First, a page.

Tuesday, April 17, 2007

Acceptance. I guess this word differentiates the message of Christianity more than any other beliefs, more than any other philosophies there are. If other beliefs espouse exclusivity from other people, Christianity cannot do so, and must not do so. I hope that my meaning of acceptance would not be construed to equal compromise. No, Christianity (so must other belief should they believe it’s truthfulness) cannot be and should not be compromised.

The problems we face today emanate from our need to being accepted. Doctrinally, we of course know that this is all because of man’s sin problem. But because of the need to be accepted, we sometimes turn to other albeit mundane and temporal means to fill that void. Drugs, alcohol, nicotine and other abuse would seem to alleviate us of that dilemma. But does it go away? Why, does not even the need to accumulate wealth or be successful in our career oftentimes are results of our desire for acceptance? Don’t we feel accepted whenever we are on stage, and our talents recognized? And when we don’t get that feeling, where do most of us turn to?

Acceptance. This is specifically why the appeal of Christianity towards all genre of humanity is so intense. On the other hand, this is also the same reason why it is deemed by most to be so appalling. The simplicity of its message of forgiveness is sometimes so difficult to accept. Why am I left out to participate in my sanctification? Why can’t I earn my salvation? Am I so pathetic that there is simply nothing I can do on my power to earn it? Where do all of my achievements, the years of hardwork and suffering come into play?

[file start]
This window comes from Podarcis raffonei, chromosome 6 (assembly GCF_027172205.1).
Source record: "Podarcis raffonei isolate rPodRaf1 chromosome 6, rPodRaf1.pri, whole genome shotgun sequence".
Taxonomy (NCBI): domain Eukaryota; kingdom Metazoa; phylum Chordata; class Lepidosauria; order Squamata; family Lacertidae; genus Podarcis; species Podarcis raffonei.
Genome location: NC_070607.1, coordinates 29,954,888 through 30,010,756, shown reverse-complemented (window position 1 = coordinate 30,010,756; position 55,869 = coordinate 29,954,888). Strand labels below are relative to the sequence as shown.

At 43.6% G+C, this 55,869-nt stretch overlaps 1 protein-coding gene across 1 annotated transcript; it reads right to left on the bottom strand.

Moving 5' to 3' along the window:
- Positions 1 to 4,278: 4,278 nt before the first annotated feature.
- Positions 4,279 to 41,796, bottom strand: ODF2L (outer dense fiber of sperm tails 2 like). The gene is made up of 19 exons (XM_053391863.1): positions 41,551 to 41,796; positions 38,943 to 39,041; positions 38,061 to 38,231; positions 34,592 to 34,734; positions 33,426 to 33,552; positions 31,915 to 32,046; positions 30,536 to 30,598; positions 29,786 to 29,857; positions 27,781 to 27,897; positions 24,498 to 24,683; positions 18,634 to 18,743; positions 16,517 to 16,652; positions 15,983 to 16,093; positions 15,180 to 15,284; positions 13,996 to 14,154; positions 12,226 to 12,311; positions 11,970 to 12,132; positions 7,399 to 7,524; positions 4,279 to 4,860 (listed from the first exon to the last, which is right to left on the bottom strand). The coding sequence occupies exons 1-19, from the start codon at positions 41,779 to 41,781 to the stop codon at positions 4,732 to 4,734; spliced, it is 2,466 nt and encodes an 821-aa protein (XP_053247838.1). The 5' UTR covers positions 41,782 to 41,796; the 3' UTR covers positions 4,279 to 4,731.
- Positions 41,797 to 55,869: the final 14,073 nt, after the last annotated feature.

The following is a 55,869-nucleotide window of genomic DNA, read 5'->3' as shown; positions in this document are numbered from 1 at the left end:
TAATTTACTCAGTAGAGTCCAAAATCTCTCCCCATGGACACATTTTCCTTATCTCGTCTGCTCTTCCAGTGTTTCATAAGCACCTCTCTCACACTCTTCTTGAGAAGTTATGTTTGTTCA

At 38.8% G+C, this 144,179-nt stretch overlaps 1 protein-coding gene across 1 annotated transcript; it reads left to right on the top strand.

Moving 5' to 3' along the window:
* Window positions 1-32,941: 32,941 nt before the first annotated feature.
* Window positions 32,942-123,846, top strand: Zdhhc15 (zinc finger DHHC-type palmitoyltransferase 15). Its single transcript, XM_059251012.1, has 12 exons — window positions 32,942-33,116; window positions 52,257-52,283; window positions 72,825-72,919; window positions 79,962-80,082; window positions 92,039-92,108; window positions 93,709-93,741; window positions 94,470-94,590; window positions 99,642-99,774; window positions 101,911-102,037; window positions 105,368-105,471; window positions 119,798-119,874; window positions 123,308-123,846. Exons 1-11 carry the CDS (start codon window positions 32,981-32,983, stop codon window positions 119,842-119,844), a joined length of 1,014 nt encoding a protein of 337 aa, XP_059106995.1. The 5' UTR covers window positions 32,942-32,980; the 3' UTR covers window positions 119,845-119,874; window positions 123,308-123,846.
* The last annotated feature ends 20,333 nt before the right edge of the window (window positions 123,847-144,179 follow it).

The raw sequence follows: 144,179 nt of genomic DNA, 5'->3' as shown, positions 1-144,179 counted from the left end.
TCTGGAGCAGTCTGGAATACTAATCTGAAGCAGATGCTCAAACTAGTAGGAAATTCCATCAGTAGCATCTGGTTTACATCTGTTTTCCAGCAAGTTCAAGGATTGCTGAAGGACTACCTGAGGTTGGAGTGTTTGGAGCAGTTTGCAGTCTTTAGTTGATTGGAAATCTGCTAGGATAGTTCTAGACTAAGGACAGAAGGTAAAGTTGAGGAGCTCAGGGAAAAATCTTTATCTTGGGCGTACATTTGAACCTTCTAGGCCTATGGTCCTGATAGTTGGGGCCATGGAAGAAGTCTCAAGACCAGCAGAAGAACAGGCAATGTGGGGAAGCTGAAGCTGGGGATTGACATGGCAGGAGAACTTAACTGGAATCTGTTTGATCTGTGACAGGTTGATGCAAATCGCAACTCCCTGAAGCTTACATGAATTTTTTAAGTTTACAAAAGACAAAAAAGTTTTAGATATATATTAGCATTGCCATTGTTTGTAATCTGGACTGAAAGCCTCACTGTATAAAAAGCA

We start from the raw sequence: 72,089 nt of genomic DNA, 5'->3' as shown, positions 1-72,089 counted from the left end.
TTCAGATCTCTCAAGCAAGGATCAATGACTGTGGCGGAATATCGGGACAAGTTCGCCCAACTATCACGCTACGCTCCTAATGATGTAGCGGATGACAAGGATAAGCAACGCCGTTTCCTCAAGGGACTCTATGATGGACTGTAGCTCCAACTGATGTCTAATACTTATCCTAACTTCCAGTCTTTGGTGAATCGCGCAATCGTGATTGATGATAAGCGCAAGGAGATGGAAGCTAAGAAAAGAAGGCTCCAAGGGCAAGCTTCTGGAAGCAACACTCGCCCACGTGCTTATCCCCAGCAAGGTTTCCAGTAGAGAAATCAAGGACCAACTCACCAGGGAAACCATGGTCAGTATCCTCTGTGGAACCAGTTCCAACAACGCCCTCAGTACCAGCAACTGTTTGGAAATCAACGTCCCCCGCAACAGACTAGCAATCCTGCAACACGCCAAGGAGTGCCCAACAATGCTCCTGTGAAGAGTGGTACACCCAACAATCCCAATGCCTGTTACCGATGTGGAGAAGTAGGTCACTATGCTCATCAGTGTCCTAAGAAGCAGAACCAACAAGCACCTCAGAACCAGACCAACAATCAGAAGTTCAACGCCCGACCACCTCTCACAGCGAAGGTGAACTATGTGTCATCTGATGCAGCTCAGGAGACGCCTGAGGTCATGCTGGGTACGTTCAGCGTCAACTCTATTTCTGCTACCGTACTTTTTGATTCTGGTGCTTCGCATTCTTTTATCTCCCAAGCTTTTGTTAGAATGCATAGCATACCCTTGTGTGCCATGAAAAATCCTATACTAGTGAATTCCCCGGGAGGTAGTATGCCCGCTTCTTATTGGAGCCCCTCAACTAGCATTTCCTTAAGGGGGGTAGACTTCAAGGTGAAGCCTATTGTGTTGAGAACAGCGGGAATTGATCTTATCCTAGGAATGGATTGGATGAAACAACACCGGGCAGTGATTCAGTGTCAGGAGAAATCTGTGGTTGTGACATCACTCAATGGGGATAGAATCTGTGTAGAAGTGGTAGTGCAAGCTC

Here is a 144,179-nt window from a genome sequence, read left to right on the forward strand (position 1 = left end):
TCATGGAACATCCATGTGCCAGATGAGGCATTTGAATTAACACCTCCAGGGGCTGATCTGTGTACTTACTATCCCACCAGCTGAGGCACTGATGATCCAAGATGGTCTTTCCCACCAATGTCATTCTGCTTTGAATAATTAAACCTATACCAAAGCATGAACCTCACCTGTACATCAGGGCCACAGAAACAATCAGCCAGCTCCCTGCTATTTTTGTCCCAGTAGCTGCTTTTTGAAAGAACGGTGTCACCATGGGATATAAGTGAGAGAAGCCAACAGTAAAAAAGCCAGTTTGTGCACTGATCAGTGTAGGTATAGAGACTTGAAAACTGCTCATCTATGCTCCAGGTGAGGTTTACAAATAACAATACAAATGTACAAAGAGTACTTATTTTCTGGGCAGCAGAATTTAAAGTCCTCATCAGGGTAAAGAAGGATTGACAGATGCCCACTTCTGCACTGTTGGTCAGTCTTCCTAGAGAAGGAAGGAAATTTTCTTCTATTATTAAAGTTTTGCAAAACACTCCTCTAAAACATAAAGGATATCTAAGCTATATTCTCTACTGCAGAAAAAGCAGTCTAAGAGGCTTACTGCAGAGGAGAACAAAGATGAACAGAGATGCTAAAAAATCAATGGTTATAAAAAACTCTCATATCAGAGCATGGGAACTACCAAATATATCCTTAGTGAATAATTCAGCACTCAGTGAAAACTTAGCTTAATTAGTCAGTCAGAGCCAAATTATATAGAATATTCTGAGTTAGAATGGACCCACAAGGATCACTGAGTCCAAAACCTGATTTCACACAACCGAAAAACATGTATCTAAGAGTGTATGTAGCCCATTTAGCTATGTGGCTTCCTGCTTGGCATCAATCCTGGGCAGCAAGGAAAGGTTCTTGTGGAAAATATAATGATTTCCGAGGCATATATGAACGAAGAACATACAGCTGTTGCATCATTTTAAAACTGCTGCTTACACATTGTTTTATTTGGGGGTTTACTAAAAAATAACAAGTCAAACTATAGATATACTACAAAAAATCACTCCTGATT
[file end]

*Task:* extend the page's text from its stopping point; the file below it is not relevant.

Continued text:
The term “as is where is” is already a commonly accepted phrase in merchandising. This discreetly-worded phrase informs buyers that the merchandize they are buying would not be accepted for return for any defect. The good is sold “as is.” It also informs the buyer that transportation or delivery of the good is not part of the deal, thus “where is.” Whenever you would buy and see a phrase like this, you should be wary that the good you are buying has some defect somewhere. We are like that. Merchandize sold “as is where is.” And Christ accepted us for who we are, in whatever condition we are in.

No comments: